JANUARY 27, 2017
The Big: RESIDENT EVIL: THE FINAL CHAPTER vs. A DOG’S PURPOSE vs. BASTARDS
Resident Evil: The Final Chapter – Apparently this is still a thing as well. Milla Jovovich returns as Alice, the hero of what has to be the most successful video game franchise of all time – 15 years old, six movies including this one. What can compare? The Chinese box office of Warcraft? Now, I don’t think anyone actually cares about the series or takes it seriously or remembers anything from it, but its longevity is a fact. In this “final chapter,” a lie we’ve been sold before, Alice finally takes down the Umbrella Corporation, or does she? Three-way battle for which weathered franchise takes the crown.
A Dog’s Purpose – We get it, this movie wants us to cry. See Todd Solondz’ Wiener-Dog instead.
Bastards – One of those ‘shoved at the end of the month’ comedies. The directorial feature of Lawrence Sher (the director of photography of The Hangover movies and War Dogs), Bastards stars comedy once-were-stars Owen Wilson and Ed Helms as two brothers who try to find their father whom they presumed was dead their entire lives. It seems as if there has been a lot of comedies like this over the past few years, movies about zany families that have actors whose names we actually know, but that also give off the stink that they’ve been sitting on the shelf for a few years. Wilson has become quite a regular with these with the likes of Are You Here (2013) and Masterminds (2016). It’s written by Justin Malen who did Office Christmas Party. It’s not the worst pedigree, but everything about it smells ultimately forgettable.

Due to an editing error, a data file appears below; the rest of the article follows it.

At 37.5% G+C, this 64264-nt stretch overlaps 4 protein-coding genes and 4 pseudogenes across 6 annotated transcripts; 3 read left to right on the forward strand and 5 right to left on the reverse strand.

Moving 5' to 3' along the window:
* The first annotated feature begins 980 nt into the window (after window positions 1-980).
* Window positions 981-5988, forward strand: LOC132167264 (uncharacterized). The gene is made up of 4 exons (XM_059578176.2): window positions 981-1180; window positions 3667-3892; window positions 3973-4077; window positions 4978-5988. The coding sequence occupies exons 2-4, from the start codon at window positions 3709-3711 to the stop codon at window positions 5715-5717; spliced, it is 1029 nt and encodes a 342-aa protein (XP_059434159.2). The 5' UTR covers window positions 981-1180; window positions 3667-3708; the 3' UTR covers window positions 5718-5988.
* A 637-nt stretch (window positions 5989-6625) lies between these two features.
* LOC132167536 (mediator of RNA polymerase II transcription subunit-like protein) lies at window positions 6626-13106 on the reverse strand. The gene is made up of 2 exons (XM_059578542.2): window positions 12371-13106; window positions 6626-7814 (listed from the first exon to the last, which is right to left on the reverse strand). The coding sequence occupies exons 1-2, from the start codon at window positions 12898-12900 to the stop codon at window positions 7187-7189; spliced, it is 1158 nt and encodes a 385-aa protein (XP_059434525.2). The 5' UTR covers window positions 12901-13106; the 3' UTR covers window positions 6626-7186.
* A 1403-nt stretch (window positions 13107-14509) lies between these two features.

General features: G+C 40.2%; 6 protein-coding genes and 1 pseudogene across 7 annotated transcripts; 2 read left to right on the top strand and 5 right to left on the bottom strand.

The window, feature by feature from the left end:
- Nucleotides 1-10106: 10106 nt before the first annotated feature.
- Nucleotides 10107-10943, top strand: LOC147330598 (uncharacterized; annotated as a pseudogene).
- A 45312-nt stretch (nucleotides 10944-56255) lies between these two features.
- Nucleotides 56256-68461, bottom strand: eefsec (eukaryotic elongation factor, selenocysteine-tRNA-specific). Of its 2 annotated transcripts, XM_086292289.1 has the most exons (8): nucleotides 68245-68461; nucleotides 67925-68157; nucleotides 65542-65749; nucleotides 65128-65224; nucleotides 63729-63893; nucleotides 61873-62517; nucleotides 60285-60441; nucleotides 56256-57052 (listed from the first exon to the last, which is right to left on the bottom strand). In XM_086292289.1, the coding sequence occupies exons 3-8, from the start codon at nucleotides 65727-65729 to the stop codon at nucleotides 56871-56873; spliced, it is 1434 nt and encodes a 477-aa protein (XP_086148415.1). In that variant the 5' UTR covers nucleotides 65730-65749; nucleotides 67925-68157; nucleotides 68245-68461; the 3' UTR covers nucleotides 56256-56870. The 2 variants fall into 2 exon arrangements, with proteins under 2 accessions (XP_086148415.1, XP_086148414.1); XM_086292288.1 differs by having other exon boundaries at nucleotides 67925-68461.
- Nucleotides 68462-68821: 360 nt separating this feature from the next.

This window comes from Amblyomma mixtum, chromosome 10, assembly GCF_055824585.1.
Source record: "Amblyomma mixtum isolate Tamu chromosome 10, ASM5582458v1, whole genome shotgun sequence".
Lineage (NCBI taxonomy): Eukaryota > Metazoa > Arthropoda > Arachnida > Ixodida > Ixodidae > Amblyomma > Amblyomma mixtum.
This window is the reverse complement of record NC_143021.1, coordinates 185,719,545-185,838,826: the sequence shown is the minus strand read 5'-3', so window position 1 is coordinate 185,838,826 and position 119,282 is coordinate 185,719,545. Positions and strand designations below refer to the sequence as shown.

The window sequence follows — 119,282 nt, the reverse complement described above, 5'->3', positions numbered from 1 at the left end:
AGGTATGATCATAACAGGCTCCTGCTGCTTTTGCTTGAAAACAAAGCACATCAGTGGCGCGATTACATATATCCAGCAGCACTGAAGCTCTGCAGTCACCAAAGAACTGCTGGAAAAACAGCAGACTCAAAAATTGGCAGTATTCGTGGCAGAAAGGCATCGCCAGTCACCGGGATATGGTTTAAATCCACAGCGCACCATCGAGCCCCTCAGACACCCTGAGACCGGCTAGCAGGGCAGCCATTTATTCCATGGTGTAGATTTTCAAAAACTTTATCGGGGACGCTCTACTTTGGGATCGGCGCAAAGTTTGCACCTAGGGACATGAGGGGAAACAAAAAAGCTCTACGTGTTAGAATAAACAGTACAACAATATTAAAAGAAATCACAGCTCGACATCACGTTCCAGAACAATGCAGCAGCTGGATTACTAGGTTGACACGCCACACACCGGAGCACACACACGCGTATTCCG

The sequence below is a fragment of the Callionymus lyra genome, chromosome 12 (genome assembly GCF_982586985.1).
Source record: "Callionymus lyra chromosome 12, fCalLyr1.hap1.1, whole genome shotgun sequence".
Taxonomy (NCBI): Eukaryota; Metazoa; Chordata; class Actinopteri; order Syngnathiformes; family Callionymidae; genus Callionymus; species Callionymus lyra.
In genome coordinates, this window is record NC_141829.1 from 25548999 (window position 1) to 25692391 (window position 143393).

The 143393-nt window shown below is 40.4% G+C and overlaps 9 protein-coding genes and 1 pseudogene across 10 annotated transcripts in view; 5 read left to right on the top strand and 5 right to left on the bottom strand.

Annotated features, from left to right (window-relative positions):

The Small: THE SALESMAN
The Salesman – One of last year’s strongest foreign offerings, The Salesman is an Iranian-French drama that is on this year’s shortlist for the Best Foreign Film Oscar. A drama about a couple whose relationship begins to fall apart during their production of A Death of a Salesman, it won Best Actor and Best Screenplay at the Cannes Film Festival, and numerous other awards over the past several months (and is currently sitting at 100% positive).
So that’s January. It’s hard to fault it for not having much because, that’s January. Could xXx be the biggest movie of the month? It doesn’t have much competition (other than more frequently released, but equally forgettable franchises), plus its high-energy ridiculousness and aping off of what made Fast and Furious so successful could definitely attract people. That or A Dog’s Purpose because people want to cry, and the “what were they thinking?” plot of Collateral Beauty has rightfully and thankfully turned people away. Up next month, Rock Dog!